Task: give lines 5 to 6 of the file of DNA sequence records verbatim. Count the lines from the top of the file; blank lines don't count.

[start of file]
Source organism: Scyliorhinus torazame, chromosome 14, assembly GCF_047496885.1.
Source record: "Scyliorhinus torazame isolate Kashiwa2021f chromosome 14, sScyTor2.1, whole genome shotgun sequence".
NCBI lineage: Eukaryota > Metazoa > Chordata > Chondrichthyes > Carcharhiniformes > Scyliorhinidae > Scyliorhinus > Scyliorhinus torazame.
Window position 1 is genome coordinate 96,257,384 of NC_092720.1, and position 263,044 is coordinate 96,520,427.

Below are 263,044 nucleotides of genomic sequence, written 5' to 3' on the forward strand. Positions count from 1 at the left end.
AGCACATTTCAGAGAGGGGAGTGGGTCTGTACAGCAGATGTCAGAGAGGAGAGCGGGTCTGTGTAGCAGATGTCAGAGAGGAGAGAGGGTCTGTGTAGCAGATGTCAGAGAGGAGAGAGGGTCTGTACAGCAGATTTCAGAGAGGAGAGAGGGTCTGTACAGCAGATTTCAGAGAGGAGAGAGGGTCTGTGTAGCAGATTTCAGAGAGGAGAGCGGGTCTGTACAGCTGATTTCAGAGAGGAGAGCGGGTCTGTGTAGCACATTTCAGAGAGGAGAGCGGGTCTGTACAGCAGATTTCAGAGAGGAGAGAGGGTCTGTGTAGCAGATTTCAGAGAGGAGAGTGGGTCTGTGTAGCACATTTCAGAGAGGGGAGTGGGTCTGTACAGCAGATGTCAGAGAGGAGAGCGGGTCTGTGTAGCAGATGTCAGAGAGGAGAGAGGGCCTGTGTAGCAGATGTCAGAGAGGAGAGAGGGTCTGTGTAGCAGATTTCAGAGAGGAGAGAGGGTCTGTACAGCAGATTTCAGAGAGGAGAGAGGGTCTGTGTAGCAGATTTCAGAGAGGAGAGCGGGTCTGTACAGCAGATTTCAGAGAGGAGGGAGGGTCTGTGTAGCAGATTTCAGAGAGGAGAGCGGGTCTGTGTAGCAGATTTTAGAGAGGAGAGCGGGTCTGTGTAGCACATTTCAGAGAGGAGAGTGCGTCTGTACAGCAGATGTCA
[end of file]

Below are 263,044 nucleotides of genomic sequence, written 5' to 3' on the forward strand. Positions count from 1 at the left end.
AGCACATTTCAGAGAGGGGAGTGGGTCTGTACAGCAGATGTCAGAGAGGAGAGCGGGTCTGTGTAGCAGATGTCAGAGAGGAGAGAGGGTCTGTGTAGCAGATGTCAGAGAGGAGAGAGGGTCTGTACAGCAGATTTCAGAGAGGAGAGAGGGTCTGTACAGCAGATTTCAGAGAGGAGAGAGGGTCTGTGTAGCAGATTTCAGAGAGGAGAGCGGGTCTGTACAGCTGATTTCAGAGAGGAGAGCGGGTCTGTGTAGCACATTTCAGAGAGGAGAGCGGGTCTGTACAGCAGATTTCAGAGAGGAGAGAGGGTCTGTGTAGCAGATTTCAGAGAGGAGAGTGGGTCTGTGTAGCACATTTCAGAGAGGGGAGTGGGTCTGTACAGCAGATGTCAGAGAGGAGAGCGGGTCTGTGTAGCAGATGTCAGAGAGGAGAGAGGGCCTGTGTAGCAGATGTCAGAGAGGAGAGAGGGTCTGTGTAGCAGATTTCAGAGAGGAGAGAGGGTCTGTACAGCAGATTTCAGAGAGGAGAGAGGGTCTGTGTAGCAGATTTCAGAGAGGAGAGCGGGTCTGTACAGCAGATTTCAGAGAGGAGGGAGGGTCTGTGTAGCAGATTTCAGAGAGGAGAGCGGGTCTGTGTAGCAGATTTTAGAGAGGAGAGCGGGTCTGTGTAGCACATTTCAGAGAGGAGAGTGCGTCTGTACAGCAGATGTCA